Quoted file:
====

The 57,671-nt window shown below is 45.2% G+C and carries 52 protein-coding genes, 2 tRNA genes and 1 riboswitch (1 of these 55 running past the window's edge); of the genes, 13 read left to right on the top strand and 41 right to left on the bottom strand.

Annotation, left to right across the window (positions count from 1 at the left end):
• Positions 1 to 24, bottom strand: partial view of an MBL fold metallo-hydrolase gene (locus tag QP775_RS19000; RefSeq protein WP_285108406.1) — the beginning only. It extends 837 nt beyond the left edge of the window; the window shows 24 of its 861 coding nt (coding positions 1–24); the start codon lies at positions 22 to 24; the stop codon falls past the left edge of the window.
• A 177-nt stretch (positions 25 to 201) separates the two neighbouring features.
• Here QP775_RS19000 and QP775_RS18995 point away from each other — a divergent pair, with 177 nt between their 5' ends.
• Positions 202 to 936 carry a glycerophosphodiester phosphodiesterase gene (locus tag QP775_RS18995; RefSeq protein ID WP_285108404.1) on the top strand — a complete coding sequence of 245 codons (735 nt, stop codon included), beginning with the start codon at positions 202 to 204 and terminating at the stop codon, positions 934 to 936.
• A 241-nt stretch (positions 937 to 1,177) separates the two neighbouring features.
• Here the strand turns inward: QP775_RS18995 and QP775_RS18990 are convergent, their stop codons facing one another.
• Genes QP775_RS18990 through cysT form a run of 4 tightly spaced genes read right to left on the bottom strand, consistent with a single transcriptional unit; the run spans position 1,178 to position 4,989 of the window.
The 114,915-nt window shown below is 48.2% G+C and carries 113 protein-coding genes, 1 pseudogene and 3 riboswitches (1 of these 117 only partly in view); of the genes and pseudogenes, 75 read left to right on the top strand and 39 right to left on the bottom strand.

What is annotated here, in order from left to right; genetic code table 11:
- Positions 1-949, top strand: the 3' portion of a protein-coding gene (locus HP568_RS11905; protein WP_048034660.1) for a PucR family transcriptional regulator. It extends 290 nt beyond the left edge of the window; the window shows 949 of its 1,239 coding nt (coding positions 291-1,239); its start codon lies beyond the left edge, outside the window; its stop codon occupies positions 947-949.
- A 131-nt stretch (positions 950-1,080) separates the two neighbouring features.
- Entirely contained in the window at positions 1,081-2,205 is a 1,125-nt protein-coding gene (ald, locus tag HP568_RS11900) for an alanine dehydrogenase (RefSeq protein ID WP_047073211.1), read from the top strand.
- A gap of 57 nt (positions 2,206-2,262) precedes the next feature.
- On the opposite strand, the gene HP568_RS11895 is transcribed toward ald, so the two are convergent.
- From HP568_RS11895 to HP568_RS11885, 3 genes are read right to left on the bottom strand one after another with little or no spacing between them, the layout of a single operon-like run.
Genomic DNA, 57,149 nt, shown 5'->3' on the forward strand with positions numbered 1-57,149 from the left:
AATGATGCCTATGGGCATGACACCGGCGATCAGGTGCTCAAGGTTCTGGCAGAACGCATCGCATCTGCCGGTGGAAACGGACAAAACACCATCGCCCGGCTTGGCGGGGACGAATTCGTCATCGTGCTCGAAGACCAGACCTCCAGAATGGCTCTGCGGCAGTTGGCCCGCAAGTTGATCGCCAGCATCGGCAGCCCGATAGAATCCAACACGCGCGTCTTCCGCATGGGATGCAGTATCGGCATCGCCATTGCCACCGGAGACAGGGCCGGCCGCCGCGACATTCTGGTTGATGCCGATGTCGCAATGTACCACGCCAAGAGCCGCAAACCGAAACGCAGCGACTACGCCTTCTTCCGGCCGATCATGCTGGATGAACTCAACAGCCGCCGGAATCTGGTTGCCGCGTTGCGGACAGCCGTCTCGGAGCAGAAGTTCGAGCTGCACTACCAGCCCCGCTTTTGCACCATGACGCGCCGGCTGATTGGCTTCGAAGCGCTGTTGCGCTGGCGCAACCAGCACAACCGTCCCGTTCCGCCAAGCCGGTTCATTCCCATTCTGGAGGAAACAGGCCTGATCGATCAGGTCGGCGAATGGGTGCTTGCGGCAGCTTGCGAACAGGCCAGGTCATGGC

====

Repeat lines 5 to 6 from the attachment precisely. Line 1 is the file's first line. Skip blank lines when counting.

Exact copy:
• Here QP775_RS19000 and QP775_RS18995 point away from each other — a divergent pair, with 177 nt between their 5' ends.
• Positions 202 to 936 carry a glycerophosphodiester phosphodiesterase gene (locus tag QP775_RS18995; RefSeq protein ID WP_285108404.1) on the top strand — a complete coding sequence of 245 codons (735 nt, stop codon included), beginning with the start codon at positions 202 to 204 and terminating at the stop codon, positions 934 to 936.